I also made it a point to follow up with a personal email thanking them for the opportunity to work with them. In my email, I included Before & After photos of their project to remind them of the changes to their home we created, and to hopefully inspire them to post a good review. It is at this point immediately after project completion that our clients are likely to be as happy as they are ever going to be. Everything is new and excitement is at a peak. To wait months could make the difference of a 4 to 5 Star score.

According to some statistics, 68% of consumers are willing to spend up to 15% more for the same product or service if they are assured they will have a better experience. A consumer is making a substantial investment when choosing a deck builder or remodeler, and who they select to do the work reflects on their appetite for risk. We know they have heard contractor horror stories, and there have always been sub-par contractors out there, creating uncertainty about what their experience will be and how a job will be delivered. So, faced with spending a substantial amount of money anyway, many risk-averse customers will decide to spend a little more on an established contractor with a history of satisfied customers and strong reviews.

I know from experience that it can be challenging to get even the most satisfied customers to go through the hassle of going online, creating an ID and password, and posting a review. And unfortunately, unhappy people just seem to be more motivated to do this than satisfied ones. So, how do you convince those happy customers to let others know how awesome you are?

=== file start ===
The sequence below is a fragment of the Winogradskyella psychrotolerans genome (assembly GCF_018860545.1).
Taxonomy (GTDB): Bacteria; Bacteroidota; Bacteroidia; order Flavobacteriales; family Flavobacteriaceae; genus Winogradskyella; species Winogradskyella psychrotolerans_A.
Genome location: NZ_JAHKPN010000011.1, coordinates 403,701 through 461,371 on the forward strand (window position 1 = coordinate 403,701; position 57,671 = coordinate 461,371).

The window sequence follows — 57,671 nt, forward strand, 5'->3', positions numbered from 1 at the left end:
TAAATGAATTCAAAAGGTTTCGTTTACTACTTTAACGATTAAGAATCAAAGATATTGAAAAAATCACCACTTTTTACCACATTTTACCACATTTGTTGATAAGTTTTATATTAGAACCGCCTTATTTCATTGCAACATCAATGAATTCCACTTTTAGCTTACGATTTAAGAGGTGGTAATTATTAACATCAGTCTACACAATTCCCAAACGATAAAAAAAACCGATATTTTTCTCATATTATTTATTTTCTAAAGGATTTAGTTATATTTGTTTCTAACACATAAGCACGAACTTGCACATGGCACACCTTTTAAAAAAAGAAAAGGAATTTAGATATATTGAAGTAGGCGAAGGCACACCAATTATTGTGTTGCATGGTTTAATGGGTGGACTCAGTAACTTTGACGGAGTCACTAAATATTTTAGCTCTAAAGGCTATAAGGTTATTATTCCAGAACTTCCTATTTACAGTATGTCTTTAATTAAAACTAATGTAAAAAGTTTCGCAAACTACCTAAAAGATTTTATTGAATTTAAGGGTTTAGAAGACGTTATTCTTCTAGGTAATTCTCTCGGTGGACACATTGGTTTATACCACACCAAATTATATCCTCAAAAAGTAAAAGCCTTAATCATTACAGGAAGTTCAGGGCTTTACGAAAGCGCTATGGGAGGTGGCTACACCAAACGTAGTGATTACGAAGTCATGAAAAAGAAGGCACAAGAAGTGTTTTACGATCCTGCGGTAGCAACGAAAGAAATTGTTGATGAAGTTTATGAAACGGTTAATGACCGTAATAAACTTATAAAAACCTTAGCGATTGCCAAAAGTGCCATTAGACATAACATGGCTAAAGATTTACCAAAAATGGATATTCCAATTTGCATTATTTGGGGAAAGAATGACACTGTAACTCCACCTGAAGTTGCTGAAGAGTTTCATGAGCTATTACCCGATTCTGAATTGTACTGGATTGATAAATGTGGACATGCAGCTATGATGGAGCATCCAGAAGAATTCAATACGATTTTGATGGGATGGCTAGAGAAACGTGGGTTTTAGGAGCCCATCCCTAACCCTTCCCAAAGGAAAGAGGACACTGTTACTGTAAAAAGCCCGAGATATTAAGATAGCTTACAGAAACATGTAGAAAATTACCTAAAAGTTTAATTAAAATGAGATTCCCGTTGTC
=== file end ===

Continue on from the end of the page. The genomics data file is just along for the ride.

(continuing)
A lot comes down to your relationship and communication with your customer, which should occur throughout the project, not just at the start or when you want a progress payment. Make sure they understand that you are committed to making them happy, and that you are going to ask them to take the time to help you by doing a review. Acknowledge that it may take a few minutes to set up an ID and password but leverage off your established relationship and ask a second and third time if that is what it takes. I made a commitment on the day that I contracted that we were going to satisfy them and served notice that I was going to ask for a review once the job was completed.